Second, the BIA found that Mr. Ismail was inconsistent about when his wife was stabbed with a bayonet. At different points in the proceedings, Mr. Ismail had stated that: (1) his wife was injured by the bayonet during the first raid of the home while protecting Mr. Ismail's father, (2) during the first raid, his wife was taken to a different room (not mentioning the bayonet wound), and (3) his wife was injured by the bayonet during a later attack, but that it "was not a big injury."

Third, the BIA found that Mr. Ismail was inconsistent about facts regarding the first raid on his home. The BIA found, for example, that Mr. Ismail had testified initially that the Hawiye left him tied up at the conclusion of the attack, but had subsequently testified that he was taken by the Hawiye to a place about ten minutes from his home and was held for two days before making his way back home.

V. Standard of Review

The BIA's decision is the subject of our review because it is the final agency decision. However, to the extent that the BIA adopted the IJ's findings, we review those IJ findings as part of the final agency decision. Krasnopivtsev v. Ashcroft, 382 F.3d 832, 837 (8th Cir. 2004).

"The BIA's determination that an alien is not eligible for asylum or withholding of deportation is reviewed for substantial evidence, and may not be overturned unless `the evidence was so compelling that no reasonable fact finder could fail to find the requisite fear of persecution.'" Perinpanathan, 310 F.3d at 597 (quoting Feleke v. I.N.S., 118 F.3d 594, 598 (8th Cir. 1997)); 8 U.S.C. § 1252(b)(4)(B); see also I.N.S. v. Elias-Zacarias, 502 U.S. 478, 481 n. 1, 112 S.Ct. 812, 117 L.Ed.2d 38 (1992) ("To reverse the BIA finding we must find that the evidence not only supports [the opposite] conclusion, but compels it.") The question before us is "whether, based on the record considered as a whole, the BIA's decision was supported by reasonable, substantial, and probative evidence." Perinpanathan, 310 F.3d at 597 (internal quotations omitted).

"It is well settled that `an immigration judge is in the best position to make credibility findings because he [or she] sees the witness as the testimony is given.'" Mayo v. Ashcroft, 317 F.3d 867, 871 (8th Cir. 2003) (quoting Hartooni v. I.N.S., 21 F.3d 336, 342 (9th Cir. 1994)). Therefore, we "defer to an immigration judge's credibility finding where the finding is `supported by a specific, cogent reason for disbelief.'" Perinpanathan, 310 F.3d at 597 (quoting Ghasemimehr v. I.N.S., 7 F.3d 1389, 1391 (8th Cir. 1993)).

VI. Discussion

We find that the BIA's decision that Mr. Ismail is not eligible for asylum and withholding of removal is supported by substantial evidence. Both the IJ and the BIA found Mr. Ismail not credible. This credibility finding was supported by multiple inconsistencies between Mr. Ismail's statements in his asylum application, his interview with an asylum officer, and his testimony in the proceedings. Mr. Ismail claims that his misunderstanding of the proceedings and time constraints led him to be less complete at some times than others. He also contends an incompetent interpreter inserted mistakes into the record. While these explanations may seem plausible, we are not free to reverse merely for this reason. The issue for us to decide is whether the finding below is supported by substantial evidence. We are free to reverse only when "`the evidence was so compelling that no reasonable fact finder could fail to find the requisite fear of persecution.'" Perinpanathan, 310 F.3d at 597 (quoting Feleke v. I.N.S., 118 F.3d at 598). The IJ, with the benefit of live testimony, disbelieved Mr. Ismail. The IJ gave "specific, cogent" reasons for this disbelief. Perinpanathan, 310 F.3d at 597 (quoting Ghasemimehr v. I.N.S., 7 F.3d at 1391). We must therefore defer to the IJ's finding and affirm. Id.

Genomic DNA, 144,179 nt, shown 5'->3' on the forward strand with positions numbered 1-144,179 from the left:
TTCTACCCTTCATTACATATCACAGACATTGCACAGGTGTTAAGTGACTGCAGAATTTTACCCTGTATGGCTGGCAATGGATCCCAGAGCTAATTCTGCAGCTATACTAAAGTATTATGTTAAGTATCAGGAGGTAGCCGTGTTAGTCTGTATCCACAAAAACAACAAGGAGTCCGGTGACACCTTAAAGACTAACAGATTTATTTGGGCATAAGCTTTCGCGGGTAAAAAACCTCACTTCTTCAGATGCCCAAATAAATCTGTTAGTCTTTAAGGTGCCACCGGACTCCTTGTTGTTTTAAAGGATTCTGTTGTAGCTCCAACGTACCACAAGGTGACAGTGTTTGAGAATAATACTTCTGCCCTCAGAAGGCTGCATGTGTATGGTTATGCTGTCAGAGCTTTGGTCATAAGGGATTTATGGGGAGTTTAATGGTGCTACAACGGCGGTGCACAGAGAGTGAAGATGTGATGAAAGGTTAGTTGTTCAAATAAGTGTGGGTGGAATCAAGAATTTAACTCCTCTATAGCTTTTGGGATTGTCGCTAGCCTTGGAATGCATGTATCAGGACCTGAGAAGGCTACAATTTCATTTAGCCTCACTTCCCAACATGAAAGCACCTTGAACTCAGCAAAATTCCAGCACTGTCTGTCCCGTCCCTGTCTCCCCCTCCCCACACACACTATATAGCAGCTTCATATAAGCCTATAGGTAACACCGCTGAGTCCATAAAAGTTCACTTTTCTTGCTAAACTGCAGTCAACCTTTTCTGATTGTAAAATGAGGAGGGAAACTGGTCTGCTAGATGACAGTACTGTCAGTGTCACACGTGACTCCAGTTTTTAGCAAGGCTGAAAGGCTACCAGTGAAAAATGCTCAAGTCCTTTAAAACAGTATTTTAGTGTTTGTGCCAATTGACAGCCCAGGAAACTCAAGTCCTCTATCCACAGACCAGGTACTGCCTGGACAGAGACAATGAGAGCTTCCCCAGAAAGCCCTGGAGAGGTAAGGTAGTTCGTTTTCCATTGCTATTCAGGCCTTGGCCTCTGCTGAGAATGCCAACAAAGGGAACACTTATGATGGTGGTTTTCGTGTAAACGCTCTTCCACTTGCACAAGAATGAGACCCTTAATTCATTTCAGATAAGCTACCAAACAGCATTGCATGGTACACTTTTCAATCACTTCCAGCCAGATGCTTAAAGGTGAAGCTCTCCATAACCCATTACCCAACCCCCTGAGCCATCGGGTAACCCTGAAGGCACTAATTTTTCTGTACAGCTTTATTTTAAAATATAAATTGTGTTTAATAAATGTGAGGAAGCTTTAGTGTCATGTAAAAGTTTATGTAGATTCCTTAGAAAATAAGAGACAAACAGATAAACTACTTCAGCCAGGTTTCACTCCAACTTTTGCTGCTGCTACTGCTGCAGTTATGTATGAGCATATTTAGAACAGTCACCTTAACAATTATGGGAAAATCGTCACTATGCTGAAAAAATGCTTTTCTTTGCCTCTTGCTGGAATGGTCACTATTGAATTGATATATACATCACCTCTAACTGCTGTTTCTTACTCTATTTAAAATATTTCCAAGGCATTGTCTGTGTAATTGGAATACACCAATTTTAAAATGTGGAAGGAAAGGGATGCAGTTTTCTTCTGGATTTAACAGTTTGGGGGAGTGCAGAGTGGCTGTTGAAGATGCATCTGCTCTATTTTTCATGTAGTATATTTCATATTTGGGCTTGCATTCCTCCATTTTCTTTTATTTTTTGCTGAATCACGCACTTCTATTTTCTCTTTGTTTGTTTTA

Mr. Ismail also contends that he is entitled to reversal because the IJ violated his due process rights by excluding evidence and two potential witnesses, limiting time for his direct examination, objecting to a line of questioning by his counsel, and allowing the government to use illegible notes from the asylum officer. "The Supreme Court has long recognized that deportable aliens are entitled to constitutional protections of due process." Lopez v. Heinauer, 332 F.3d 507, 512 (8th Cir. 2003). To prevail on a denial of due process claim, "an alien must demonstrate both a fundamental procedural error and that the error resulted in prejudice." Id. To prove prejudice, an alien must show that the outcome of the proceedings may well have been different had the due process violation not occurred. Al Khouri v. Ashcroft, 362 F.3d 461, 466 (8th Cir. 2004). In this case, even assuming there was a fundamental procedural error, Mr. Ismail's claim does not form a basis for reversal. Mr. Ismail failed to suggest, much less show, prejudice resulted from the alleged due process violations. Without this showing, his claim does not warrant reversal.

Since Mr. Ismail has not met the standard for asylum, it follows that he has failed to meet the higher standard for withholding of removal. See Zakirov v. Ashcroft, 384 F.3d 541, 547 (8th Cir. 2004). Mr. Ismail has also failed to show that it is more likely than not that he will be tortured should he return to Somalia. He is therefore not entitled to relief under Article III of the Convention Against Torture. Id.


Summaries of

Ismail v. Ashcroft

United States Court of Appeals, Eighth Circuit
Feb 4, 2005
396 F.3d 970 (8th Cir. 2005)

upholding adverse credibility finding based on inconsistencies in petitioner's statements

Summary of this case from Desna v. Gonzales
Case details for

Ismail v. Ashcroft

Case Details

Full title:Mohamed Ibrahim ISMAIL, Petitioner, v. John ASHCROFT, Attorney General of…

Court:United States Court of Appeals, Eighth Circuit

Date published: Feb 4, 2005

Citations

396 F.3d 970 (8th Cir. 2005)